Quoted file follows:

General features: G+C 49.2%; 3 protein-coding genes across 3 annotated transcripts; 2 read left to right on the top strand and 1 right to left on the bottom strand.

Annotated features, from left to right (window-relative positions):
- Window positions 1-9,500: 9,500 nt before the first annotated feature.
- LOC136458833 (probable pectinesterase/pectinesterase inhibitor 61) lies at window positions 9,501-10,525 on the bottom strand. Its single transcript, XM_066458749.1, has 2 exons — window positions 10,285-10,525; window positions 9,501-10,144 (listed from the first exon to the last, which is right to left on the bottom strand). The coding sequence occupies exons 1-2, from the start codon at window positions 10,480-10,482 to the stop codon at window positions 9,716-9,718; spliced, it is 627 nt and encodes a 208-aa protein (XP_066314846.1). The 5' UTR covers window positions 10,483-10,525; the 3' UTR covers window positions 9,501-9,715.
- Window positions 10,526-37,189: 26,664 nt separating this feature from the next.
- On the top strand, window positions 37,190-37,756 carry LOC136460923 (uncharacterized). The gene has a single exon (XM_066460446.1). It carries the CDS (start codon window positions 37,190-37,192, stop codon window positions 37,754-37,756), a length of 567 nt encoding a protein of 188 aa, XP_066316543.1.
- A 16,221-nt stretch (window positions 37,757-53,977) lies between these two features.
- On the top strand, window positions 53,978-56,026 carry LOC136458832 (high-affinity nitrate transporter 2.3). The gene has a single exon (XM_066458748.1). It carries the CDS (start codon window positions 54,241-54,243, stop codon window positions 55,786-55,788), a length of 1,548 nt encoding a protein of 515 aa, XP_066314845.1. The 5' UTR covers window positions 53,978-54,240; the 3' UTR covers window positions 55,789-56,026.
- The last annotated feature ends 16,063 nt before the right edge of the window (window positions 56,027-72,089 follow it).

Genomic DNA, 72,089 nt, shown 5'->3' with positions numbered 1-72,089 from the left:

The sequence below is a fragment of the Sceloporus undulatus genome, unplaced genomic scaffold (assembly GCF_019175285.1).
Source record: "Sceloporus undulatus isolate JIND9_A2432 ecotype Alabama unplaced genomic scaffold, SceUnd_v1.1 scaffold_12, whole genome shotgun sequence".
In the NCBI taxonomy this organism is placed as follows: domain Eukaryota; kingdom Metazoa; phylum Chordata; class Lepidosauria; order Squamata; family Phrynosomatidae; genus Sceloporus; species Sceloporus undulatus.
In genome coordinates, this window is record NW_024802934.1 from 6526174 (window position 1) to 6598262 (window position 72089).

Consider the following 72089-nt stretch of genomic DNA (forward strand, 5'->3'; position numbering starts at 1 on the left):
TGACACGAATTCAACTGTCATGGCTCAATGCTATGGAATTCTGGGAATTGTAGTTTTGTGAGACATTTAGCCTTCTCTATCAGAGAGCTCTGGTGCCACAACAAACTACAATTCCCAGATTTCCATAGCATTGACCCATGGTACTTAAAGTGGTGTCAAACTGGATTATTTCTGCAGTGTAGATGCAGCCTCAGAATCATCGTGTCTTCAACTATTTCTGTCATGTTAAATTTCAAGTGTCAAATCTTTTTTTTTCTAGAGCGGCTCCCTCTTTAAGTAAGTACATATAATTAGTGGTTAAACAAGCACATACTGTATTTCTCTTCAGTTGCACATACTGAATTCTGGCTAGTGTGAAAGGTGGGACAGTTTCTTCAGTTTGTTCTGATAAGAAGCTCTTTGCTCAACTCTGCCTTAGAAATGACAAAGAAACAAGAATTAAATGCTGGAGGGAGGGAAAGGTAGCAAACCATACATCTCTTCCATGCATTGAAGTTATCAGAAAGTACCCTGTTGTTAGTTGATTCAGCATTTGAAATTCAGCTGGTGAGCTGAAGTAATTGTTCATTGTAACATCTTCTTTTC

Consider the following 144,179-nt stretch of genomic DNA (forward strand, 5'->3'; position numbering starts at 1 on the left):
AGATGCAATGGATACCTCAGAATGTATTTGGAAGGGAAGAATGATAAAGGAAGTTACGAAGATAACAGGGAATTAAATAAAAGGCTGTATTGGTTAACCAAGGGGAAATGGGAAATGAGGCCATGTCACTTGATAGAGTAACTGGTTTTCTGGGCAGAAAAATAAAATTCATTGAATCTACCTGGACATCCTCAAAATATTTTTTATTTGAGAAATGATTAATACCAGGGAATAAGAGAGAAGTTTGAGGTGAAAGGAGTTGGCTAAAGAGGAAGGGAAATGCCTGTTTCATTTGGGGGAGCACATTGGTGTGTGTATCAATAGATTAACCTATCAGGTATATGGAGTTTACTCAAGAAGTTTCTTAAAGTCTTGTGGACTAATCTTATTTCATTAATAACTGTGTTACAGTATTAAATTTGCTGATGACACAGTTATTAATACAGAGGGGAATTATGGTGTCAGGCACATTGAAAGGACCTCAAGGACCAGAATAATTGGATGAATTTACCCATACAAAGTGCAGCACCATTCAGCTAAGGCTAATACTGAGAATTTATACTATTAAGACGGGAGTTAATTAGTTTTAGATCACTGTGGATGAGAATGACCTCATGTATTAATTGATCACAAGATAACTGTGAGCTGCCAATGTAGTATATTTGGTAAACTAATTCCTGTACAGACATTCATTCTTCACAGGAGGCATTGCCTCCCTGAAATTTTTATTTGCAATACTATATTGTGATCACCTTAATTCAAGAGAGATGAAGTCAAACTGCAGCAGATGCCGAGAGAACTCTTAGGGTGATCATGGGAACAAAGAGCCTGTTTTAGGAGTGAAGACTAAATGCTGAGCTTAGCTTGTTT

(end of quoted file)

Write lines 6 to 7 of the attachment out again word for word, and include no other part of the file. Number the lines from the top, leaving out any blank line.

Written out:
- On the top strand, window positions 37,190-37,756 carry LOC136460923 (uncharacterized). The gene has a single exon (XM_066460446.1). It carries the CDS (start codon window positions 37,190-37,192, stop codon window positions 37,754-37,756), a length of 567 nt encoding a protein of 188 aa, XP_066316543.1.
- A 16,221-nt stretch (window positions 37,757-53,977) lies between these two features.